5. Training and User Acceptance Testing

You’ll work through your processes in a test environment to ensure the system is working properly. This is one of the best ways to train your users – they'll have a chance to interact with the system and get a feel for their new workflows.

Thorough testing and training is an essential step in your ERP implementation. If you need extra time here, take it. We know you'll be eager for go-live, but flipping the switch on your system before your team is comfortable will likely lead to pain down the road.

6. System Go-live

Congratulations – you're officially running your business in your new ERP system!

If your team is well trained on the system, go-live should be fairly seamless. But don't be alarmed if there are a few little bumps in the road. Rely on your ERP partner for support – they should have dedicated resources available during go-live and for a period of time afterward.

7. Post-implementation Review and Support

Immediately following go-live, you’ll continue with training efforts and work out any kinks in your processes before moving into maintenance mode. We have a few tips on post-implementation in Chapter 3.

Chapter 2:

Create a Change Management Strategy That Ensures User Adoption

Implementing an ERP system affects every part of your organization – and virtually every individual. Some will be accepting of the change and eager to see the benefits. Others will resist. Not managing this tension properly is one of the top reasons why ERP projects fail.

A failed project is every business owner's fear. But it can be easily avoided with an effective change management plan.

Here are a few simple things you can do:

  • Identify your resistors and what's driving their resistance to change. Then create a plan to manage them.
  • Share the why behind your ERP project. Focus on the positive impacts to your employees' day-to-day.
  • Tailor your training program based on user roles, learning styles and skill sets.
  • Communicate frequently and openly. Don’t leave your communication to chance – make a plan and stick to it.

eBook Download: How to Manage Change in an ERP Project

Chapter 3:

5 Proven Ways to Get the Most Out of Your ERP Investment

An ERP go-live event is exciting and stressful all at the same time. If you’re feeling fatigued after working on the implementation, take some time to decompress and celebrate the hard work your team has put in. It’s good to have a clear head before you dive into the next phase of the project.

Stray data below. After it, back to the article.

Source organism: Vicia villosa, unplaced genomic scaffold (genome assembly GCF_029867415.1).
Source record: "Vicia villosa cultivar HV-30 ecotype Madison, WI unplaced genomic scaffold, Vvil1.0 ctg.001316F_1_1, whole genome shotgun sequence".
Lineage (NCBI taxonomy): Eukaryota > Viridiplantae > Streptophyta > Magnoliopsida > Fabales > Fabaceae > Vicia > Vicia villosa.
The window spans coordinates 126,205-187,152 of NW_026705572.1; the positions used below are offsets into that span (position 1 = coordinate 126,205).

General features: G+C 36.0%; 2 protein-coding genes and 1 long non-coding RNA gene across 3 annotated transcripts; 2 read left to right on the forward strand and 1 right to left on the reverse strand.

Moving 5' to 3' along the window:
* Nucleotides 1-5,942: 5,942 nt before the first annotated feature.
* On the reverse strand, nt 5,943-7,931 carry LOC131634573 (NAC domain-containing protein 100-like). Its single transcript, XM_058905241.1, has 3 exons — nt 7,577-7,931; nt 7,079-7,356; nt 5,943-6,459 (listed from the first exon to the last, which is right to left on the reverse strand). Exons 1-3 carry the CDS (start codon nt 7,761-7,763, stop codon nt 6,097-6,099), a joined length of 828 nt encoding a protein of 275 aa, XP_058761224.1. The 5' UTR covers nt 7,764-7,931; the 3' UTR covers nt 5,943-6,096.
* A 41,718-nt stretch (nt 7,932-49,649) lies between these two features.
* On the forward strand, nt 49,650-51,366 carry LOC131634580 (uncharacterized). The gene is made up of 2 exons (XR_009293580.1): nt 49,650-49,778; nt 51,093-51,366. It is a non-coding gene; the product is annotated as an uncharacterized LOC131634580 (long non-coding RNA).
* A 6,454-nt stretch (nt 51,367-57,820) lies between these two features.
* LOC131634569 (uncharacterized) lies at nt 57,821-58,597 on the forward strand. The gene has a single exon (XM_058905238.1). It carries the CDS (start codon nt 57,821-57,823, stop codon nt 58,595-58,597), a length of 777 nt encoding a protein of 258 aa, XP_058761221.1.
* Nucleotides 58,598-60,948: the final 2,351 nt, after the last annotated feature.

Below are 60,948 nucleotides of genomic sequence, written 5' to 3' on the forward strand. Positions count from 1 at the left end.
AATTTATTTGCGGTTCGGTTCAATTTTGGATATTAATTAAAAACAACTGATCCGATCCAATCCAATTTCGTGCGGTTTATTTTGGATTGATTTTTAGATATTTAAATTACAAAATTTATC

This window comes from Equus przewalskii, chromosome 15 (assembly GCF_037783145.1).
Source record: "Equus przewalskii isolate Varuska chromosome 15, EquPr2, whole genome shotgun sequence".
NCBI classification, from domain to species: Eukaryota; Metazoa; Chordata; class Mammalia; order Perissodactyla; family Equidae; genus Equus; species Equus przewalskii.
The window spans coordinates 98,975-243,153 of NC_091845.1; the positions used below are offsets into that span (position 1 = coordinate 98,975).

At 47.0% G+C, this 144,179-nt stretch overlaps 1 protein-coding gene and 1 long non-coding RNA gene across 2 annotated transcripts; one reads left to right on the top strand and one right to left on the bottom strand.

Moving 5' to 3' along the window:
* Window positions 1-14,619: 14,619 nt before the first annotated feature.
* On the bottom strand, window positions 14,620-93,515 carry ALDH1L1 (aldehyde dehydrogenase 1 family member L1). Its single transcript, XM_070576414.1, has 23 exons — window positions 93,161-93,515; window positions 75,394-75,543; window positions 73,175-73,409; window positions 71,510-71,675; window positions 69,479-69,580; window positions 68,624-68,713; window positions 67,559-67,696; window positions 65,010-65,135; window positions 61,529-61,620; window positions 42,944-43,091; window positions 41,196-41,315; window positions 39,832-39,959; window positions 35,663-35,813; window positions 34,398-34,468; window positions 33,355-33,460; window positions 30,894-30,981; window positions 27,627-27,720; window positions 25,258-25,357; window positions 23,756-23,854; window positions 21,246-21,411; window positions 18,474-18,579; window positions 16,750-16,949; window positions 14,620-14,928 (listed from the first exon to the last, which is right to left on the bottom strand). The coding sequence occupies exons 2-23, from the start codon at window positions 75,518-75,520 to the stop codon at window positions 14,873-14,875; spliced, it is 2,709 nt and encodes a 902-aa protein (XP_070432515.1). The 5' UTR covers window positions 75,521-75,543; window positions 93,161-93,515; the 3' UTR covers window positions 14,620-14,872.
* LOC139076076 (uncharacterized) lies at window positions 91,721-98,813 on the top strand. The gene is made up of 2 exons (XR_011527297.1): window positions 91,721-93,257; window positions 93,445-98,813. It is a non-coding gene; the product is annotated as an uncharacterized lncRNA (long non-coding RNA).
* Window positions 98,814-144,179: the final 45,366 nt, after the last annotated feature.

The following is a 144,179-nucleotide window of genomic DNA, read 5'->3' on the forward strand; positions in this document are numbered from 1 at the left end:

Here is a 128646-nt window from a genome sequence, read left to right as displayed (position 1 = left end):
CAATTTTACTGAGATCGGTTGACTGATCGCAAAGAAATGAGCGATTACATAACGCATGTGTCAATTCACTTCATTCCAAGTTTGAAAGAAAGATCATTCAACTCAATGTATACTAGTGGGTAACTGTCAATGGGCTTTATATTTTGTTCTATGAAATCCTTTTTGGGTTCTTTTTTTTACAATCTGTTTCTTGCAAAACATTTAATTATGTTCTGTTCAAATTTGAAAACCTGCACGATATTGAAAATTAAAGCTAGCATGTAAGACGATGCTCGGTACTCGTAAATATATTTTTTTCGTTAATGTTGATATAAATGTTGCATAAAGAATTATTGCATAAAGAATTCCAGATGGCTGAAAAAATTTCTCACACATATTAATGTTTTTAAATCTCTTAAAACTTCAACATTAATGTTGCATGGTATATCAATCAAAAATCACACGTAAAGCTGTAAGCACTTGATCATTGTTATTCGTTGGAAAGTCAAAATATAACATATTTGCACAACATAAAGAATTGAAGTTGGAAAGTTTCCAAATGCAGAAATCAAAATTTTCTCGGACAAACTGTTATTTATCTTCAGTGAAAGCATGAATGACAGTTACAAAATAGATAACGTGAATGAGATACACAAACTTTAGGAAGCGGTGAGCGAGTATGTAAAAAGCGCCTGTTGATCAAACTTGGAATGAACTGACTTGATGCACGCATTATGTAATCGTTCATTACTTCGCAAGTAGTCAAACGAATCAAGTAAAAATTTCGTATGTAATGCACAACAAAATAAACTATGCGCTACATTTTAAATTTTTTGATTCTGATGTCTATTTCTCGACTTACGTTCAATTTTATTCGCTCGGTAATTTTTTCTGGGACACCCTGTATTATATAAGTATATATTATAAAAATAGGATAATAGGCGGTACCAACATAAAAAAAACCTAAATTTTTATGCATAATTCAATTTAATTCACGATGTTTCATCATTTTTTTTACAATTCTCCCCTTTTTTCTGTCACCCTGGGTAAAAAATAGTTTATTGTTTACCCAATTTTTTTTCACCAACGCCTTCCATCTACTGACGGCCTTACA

Post-implementation is something that many companies don’t think about up-front. But your post-implementation activities are just as important as everything leading up to go-live.

  • Do a post-implementation review.
    About 3–4 months after your go-live, do a review with your ERP partner. Talk about what went well, what was challenging and what still needs to be addressed.
  • Create an ongoing training plan.
    Schedule refresher sessions to reinforce new processes. Work with your partner for training on new features and functionality.
  • Make continuous improvement part of your culture.
    You've focused the last several months on improving your processes. Carry that continuous improvement mindset forward with a dedicated committee and continued reinforcement.
  • Develop an ERP security plan to protect your business data.
    As part of your implementation, you created user profiles and assigned appropriate permissions. You'll want to review these regularly and implement other ERP security best practices like multi-factor authentication and password requirements.
  • Document your processes.
    Create clear and complete documentation to prevent people from backsliding into old habits and help your team learn the new processes.
  • Align with your ERP partner.
    Set a regular check-in with your ERP partner and designate one or two key people in your company to manage the partner relationship moving forward.
  • Create a continuous improvement plan.
    As your business grows and changes, your ERP system should change with it. Create a continuous improvement process to help you manage future enhancements to your system and maximize your return.

Ready to chat about your upcoming ERP project?

Connect with our team to learn how we can help you improve business performance – and to see if we're the right fit for you.